So far we can define action objects that intend to mutate the state of our application, and we can create reducer() pure functions that will mutate the state of our application. But, what about actually performing the HTTP request to load our user. This is where effects come into play.

An effect listens for actions that are dispatched, and performs some side effect, usuaully an asynchronous request. The benefit to using effects is that it enables us to isolate our async requests outside of our components, making our components less complex. Now, our components just dispatch actions and listen for values to be emitted from the store when our state changes.

Let’s look at an effect that loads a user:

class UsersEffects {

  loadUser: Observable<Action> = this.actions.ofType<LoadUser>('LOAD_USER')
      map(action => action.payload),
      switchMap(payload => this.userService.getUser(,
      map(user => new LoadUserSuccess(user))
      catchError(error => new LoadUserError(error))

The code above is specific to the NgRx implementation of the Redux pattern. The example also makes use of the pipe() method that is implemented on an Observable when using RxJS 5.5.x, as well as several operators (functions) that are provided by RxJS.

The important things to understand are:

  • We have defined a UsersEffects class, which has a single loadUser property.
  • We are filtering our actions so that we only perform this particular side effect when the LOAD_USER action is dispatched.
  • We are going to use the payload property on our action to invoke the getUser() method that we have defined in the UserService.
  • We then dispatch a new LoadUserSuccess action, specifying the retrieved user object as the payload for the new action.
  • Finally, we catch any errors and displatch a new LoadUserError action, specifying the error object as the payload.

In summary, an effect enables us to perform asynchronous side effects that will dispatch new actions as necessary.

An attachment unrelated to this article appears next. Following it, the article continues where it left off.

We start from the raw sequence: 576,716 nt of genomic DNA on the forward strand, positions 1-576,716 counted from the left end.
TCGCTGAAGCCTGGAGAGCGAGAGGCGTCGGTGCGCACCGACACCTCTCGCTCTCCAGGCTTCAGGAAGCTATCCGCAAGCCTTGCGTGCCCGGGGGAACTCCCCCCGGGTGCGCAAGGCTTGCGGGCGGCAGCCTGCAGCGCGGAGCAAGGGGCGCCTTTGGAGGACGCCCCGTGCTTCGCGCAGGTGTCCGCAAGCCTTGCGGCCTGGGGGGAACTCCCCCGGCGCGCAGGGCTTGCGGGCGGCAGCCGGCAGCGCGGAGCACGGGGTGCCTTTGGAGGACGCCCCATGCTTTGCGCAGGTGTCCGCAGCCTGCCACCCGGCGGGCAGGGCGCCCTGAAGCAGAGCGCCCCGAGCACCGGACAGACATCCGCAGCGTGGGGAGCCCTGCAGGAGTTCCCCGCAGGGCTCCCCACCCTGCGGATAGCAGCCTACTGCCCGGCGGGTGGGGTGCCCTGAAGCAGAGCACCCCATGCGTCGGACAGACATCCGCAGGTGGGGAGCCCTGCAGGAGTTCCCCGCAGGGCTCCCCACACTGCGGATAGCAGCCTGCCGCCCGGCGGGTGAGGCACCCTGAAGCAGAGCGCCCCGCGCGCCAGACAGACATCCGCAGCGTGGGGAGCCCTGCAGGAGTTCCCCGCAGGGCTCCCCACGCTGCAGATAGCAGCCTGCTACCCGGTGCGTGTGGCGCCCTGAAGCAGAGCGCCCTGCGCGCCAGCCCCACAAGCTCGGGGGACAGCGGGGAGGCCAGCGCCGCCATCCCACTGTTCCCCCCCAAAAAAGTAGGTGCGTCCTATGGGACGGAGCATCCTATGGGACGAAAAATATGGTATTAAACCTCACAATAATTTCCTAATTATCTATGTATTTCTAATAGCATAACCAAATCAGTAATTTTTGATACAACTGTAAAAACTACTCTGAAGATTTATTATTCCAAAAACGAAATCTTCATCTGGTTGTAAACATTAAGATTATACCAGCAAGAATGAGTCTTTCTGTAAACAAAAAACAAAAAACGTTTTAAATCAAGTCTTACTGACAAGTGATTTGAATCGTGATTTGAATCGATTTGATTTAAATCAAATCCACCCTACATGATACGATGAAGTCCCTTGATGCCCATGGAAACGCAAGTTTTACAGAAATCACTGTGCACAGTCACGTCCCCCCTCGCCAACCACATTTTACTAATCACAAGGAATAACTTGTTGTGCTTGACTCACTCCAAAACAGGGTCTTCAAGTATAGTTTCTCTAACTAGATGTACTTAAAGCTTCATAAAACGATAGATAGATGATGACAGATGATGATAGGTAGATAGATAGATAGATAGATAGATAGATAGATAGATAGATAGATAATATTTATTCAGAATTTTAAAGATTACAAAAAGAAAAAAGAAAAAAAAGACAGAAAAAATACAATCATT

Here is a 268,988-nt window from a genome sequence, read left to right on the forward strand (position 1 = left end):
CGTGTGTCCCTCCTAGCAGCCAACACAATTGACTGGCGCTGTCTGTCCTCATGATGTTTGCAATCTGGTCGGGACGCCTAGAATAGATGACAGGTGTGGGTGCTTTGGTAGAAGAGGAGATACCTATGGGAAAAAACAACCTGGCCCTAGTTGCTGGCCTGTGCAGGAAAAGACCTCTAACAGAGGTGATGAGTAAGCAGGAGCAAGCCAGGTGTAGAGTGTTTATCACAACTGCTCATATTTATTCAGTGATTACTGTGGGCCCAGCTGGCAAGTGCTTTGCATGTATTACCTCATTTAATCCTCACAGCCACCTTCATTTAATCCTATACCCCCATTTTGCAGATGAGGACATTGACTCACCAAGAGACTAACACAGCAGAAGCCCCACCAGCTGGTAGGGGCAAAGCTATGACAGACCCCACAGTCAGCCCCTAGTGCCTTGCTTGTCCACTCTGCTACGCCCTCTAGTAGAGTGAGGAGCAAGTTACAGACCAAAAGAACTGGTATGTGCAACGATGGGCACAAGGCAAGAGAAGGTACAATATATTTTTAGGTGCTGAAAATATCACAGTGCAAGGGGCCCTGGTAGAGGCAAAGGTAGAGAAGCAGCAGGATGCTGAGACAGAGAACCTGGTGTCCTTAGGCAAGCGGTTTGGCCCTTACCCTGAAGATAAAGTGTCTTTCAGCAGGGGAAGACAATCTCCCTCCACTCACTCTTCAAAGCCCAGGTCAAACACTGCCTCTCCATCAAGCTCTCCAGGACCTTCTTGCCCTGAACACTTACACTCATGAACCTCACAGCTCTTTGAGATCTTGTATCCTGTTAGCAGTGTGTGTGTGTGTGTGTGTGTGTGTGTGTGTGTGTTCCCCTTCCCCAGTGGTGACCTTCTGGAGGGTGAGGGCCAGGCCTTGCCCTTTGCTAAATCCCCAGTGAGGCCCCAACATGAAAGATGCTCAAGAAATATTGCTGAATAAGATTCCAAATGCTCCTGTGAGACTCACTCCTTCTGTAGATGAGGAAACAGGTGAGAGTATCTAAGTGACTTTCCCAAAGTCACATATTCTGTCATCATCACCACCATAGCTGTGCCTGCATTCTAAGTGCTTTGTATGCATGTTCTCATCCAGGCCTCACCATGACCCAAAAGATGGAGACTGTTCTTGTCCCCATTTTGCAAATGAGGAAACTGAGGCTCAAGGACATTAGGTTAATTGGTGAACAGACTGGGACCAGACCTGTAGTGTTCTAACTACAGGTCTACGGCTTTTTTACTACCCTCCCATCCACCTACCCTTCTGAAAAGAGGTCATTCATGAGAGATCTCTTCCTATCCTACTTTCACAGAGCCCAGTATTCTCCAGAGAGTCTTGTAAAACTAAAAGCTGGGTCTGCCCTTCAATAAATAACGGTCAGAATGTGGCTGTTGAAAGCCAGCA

You may have noticed the pipe() operator along with several other operators (or functions) in the previous example for creating an effect to load a user. This is not part of NgRx, rather, these operators are provided by the RxJS library.

According to the RxJS website:

RxJS is a library for reactive programming using Observables, to make it easier to compose asynchronous or callback-based code.

RxJS and NgRx play together very well. And, RxJs plays well with Angular. In fact, RxJs is a dependency in Angular. So, if you’re using Angular, then you’re already using RxJs.

If you are unfamiliar with RxJS, I suggest you check out the tutorial provided by RxJS.


In conclusion, the Redux pattern provides several benefits when building Single Page Applications with Angular. And, NgRx is the defacto standard for using the Redux pattern in Angular.

While the Redux pattern, and NgRx in turn, may not be the best solution for your project, it provides several benefits for building Angular applications.

In the next post in this series we’ll implement the Redux pattern using NgRx into an existing project, a Tour of Heroes application.

Brian Love

Hi, I'm Brian. I am interested in TypeScript, Angular and Node.js. I'm married to my best friend Bonnie, I live in Denver and I ski (a lot).